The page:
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Discussion Starter #1
I'm looking for some info to study so I can get started, specifically:

What are some good books or videos to get.
Any good magazine articles to read.
Any good on line sites to visit.

Also, what types of kits are available for this, and where is the best place to get them.

I would also need info on which heads, intake, carb, cam, to use.

Purpose would be for street use.
Block is a '66 289 if salvageable.
Not looking for extreme power, just a fun car to drive.

Gerry
 

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Google is your friend for this. Try coast high performance for the parts.
Here:
https://www.google.com/#sclient=psy-ab&hl=en&site=&source=hp&q=ford+331+and+347+stroker+builds&pbx=1&oq=ford+331+and+347+stroker+builds&aq=f&aqi=&aql=&gs_sm=e&gs_upl=4793l15613l0l15863l33l23l0l0l0l0l2280l3841l8-1.1l2l0&bav=on.2,or.r_gc.r_pw.,cf.osb&fp=b9d6e0b7339a9721&biw=1280&bih=829


If you don't have the tools required to do all the assembly, it may be more cost effective to buy a short block from somebody already done, and then add your intake, carb and ignition..
 

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Discussion Starter #3
Information overload on Google.
Also, the best articles I've found so far require a subscription to the magazine to view the whole article, which is ok as long as it has good info.
 

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Coasthigh.com is good... So is cnc-motorsports.com...

The latter outfit is where I got the stuff to build my 393W. I wanted somewhere between the available kits offered at the time of 8.0:1 and 10.5:1 compression ratios. The combo I came up with (9.5:1) is now their best-selling 393W kit!!!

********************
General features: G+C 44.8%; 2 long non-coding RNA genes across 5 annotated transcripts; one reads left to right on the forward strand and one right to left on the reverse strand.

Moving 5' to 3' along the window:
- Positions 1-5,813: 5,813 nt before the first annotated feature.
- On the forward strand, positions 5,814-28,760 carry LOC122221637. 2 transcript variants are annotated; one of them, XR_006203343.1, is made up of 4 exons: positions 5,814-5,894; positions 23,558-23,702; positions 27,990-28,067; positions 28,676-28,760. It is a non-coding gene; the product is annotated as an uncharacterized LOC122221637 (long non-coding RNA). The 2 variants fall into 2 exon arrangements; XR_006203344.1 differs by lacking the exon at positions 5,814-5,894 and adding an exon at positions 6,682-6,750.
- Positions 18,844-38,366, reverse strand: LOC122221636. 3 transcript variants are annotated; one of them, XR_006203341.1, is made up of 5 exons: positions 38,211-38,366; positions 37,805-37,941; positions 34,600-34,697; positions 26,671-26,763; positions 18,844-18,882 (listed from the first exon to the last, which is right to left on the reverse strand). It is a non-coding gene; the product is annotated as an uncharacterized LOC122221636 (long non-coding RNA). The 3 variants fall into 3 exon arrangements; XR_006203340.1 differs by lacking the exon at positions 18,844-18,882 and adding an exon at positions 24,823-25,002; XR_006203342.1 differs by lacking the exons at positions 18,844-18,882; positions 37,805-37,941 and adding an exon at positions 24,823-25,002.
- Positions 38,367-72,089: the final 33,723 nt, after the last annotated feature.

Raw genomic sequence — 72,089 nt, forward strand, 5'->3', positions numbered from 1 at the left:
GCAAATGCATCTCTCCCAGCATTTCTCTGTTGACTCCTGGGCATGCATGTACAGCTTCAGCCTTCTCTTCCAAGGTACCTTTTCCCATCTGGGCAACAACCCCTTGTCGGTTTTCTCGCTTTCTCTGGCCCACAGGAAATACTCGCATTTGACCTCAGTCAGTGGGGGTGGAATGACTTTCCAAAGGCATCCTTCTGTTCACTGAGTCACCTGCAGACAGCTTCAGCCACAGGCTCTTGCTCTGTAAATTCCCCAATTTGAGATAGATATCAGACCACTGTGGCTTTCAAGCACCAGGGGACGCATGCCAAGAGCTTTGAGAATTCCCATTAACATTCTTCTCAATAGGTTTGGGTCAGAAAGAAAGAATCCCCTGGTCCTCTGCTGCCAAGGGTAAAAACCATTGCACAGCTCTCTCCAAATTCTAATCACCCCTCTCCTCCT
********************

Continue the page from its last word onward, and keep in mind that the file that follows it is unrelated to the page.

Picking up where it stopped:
Not sure if fordstrokers.com is still in the market of offering kits...
 

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Bought some in the past from RPM Machine, seem good enough folks. Good selection. If you know exactly what you need buying them from Summit will work, you just get a better "package" deal going through a distributor...
 

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Discussion Starter #7
Lot of cost involved there, did you maybe consider going with a 351W?
No, not considering anything else at this time.
I have one block I hope to use for this project. The engine has been laying outside in the weather for over 25 years. It's frozen into the ground right now. I couldn't break it loose this past weekend to tear into it, so it will have to wait for a thaw. If it's toast, I have a couple other 289's.

 

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Is that an engine or a boulder with vines growing around it...?
 

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G Dub,

I seriously doubt that block is usable for anything other than scrap. With the intake and exhaust ports open, water/snow/dirt has been getting into the cylinders through the valves that were open. Same goes for the oil drainback holes in the heads that have been allowing water into the crankcase.

Your best bet is to take that motor to the scrapyard and get a 'fresh' one. A 85- or 88-up 5.0 would be a good choice since that would be a roller cam motor, AND it would have the one-piece rear main seal. That is, if your car doesn't have a manual transmission. 80-ish and newer 5.0 blocks don't have the pivot point for the clutch linkage.
 

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Discussion Starter #13
I'll keep the late model block in mind.
For now, the next block I have in mind is a 289 2V from a '67 Galaxie 500. This engine hasn't been kept outside. It has a different problem though. It was old lady driven, and all the oil passages are plugged with carbon. I cleaned out the push rods, and lifters about 28 years ago, and I put it back together, no oil was circulating, so the passages are plugged up ahead of the lifters. I haven't touched the engine since that time.
How difficult is it to get all that carbon out? Will hot tanking the block do it?
 
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